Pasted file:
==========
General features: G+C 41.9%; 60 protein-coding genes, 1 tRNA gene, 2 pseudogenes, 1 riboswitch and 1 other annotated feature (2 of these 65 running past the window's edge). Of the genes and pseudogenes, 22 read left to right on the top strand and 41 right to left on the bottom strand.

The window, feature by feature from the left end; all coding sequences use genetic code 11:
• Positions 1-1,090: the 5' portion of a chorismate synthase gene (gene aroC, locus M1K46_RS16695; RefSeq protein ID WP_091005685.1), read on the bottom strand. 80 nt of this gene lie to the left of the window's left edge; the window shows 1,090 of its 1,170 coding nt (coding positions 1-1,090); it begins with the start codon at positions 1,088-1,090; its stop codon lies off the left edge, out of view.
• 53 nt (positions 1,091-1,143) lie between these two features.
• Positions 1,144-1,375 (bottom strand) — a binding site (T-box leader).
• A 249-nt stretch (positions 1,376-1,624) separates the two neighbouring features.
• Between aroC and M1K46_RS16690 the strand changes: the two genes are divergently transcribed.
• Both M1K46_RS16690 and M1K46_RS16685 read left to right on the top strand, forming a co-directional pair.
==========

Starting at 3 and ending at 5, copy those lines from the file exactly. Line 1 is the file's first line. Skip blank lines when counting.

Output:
• Positions 1-1,090: the 5' portion of a chorismate synthase gene (gene aroC, locus M1K46_RS16695; RefSeq protein ID WP_091005685.1), read on the bottom strand. 80 nt of this gene lie to the left of the window's left edge; the window shows 1,090 of its 1,170 coding nt (coding positions 1-1,090); it begins with the start codon at positions 1,088-1,090; its stop codon lies off the left edge, out of view.
• 53 nt (positions 1,091-1,143) lie between these two features.
• Positions 1,144-1,375 (bottom strand) — a binding site (T-box leader).